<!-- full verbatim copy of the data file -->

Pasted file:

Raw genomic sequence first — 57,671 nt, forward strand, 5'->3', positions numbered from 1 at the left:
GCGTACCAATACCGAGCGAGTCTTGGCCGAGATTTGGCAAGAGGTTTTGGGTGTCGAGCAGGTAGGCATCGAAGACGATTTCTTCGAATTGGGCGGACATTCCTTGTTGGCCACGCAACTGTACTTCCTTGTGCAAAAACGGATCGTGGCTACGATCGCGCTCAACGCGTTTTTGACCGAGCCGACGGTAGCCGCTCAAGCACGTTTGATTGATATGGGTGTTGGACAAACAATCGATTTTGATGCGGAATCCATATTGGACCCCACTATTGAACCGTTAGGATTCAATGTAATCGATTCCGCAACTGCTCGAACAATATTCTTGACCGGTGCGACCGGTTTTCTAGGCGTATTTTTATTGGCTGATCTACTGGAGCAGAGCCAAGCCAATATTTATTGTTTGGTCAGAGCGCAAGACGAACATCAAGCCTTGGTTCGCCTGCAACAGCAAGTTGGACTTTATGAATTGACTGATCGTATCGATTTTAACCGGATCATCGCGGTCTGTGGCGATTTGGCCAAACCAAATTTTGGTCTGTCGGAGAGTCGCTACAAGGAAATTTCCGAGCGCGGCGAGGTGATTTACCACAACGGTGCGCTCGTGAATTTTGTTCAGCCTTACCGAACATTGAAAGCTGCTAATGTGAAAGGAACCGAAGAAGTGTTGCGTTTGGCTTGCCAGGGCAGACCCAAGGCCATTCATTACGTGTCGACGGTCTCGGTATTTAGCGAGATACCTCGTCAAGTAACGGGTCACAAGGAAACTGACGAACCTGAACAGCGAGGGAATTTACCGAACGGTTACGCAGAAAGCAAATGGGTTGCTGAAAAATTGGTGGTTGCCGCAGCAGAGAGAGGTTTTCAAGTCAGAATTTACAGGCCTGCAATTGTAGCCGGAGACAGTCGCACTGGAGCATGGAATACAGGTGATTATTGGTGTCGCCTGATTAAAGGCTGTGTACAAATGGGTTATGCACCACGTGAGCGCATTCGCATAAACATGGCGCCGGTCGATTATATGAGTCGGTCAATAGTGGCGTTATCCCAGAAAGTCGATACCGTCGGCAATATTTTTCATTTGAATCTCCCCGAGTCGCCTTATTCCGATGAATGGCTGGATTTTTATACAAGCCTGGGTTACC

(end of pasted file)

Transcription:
Raw genomic sequence first — 57,671 nt, forward strand, 5'->3', positions numbered from 1 at the left:
GCGTACCAATACCGAGCGAGTCTTGGCCGAGATTTGGCAAGAGGTTTTGGGTGTCGAGCAGGTAGGCATCGAAGACGATTTCTTCGAATTGGGCGGACATTCCTTGTTGGCCACGCAACTGTACTTCCTTGTGCAAAAACGGATCGTGGCTACGATCGCGCTCAACGCGTTTTTGACCGAGCCGACGGTAGCCGCTCAAGCACGTTTGATTGATATGGGTGTTGGACAAACAATCGATTTTGATGCGGAATCCATATTGGACCCCACTATTGAACCGTTAGGATTCAATGTAATCGATTCCGCAACTGCTCGAACAATATTCTTGACCGGTGCGACCGGTTTTCTAGGCGTATTTTTATTGGCTGATCTACTGGAGCAGAGCCAAGCCAATATTTATTGTTTGGTCAGAGCGCAAGACGAACATCAAGCCTTGGTTCGCCTGCAACAGCAAGTTGGACTTTATGAATTGACTGATCGTATCGATTTTAACCGGATCATCGCGGTCTGTGGCGATTTGGCCAAACCAAATTTTGGTCTGTCGGAGAGTCGCTACAAGGAAATTTCCGAGCGCGGCGAGGTGATTTACCACAACGGTGCGCTCGTGAATTTTGTTCAGCCTTACCGAACATTGAAAGCTGCTAATGTGAAAGGAACCGAAGAAGTGTTGCGTTTGGCTTGCCAGGGCAGACCCAAGGCCATTCATTACGTGTCGACGGTCTCGGTATTTAGCGAGATACCTCGTCAAGTAACGGGTCACAAGGAAACTGACGAACCTGAACAGCGAGGGAATTTACCGAACGGTTACGCAGAAAGCAAATGGGTTGCTGAAAAATTGGTGGTTGCCGCAGCAGAGAGAGGTTTTCAAGTCAGAATTTACAGGCCTGCAATTGTAGCCGGAGACAGTCGCACTGGAGCATGGAATACAGGTGATTATTGGTGTCGCCTGATTAAAGGCTGTGTACAAATGGGTTATGCACCACGTGAGCGCATTCGCATAAACATGGCGCCGGTCGATTATATGAGTCGGTCAATAGTGGCGTTATCCCAGAAAGTCGATACCGTCGGCAATATTTTTCATTTGAATCTCCCCGAGTCGCCTTATTCCGATGAATGGCTGGATTTTTATACAAGCCTGGGTTACC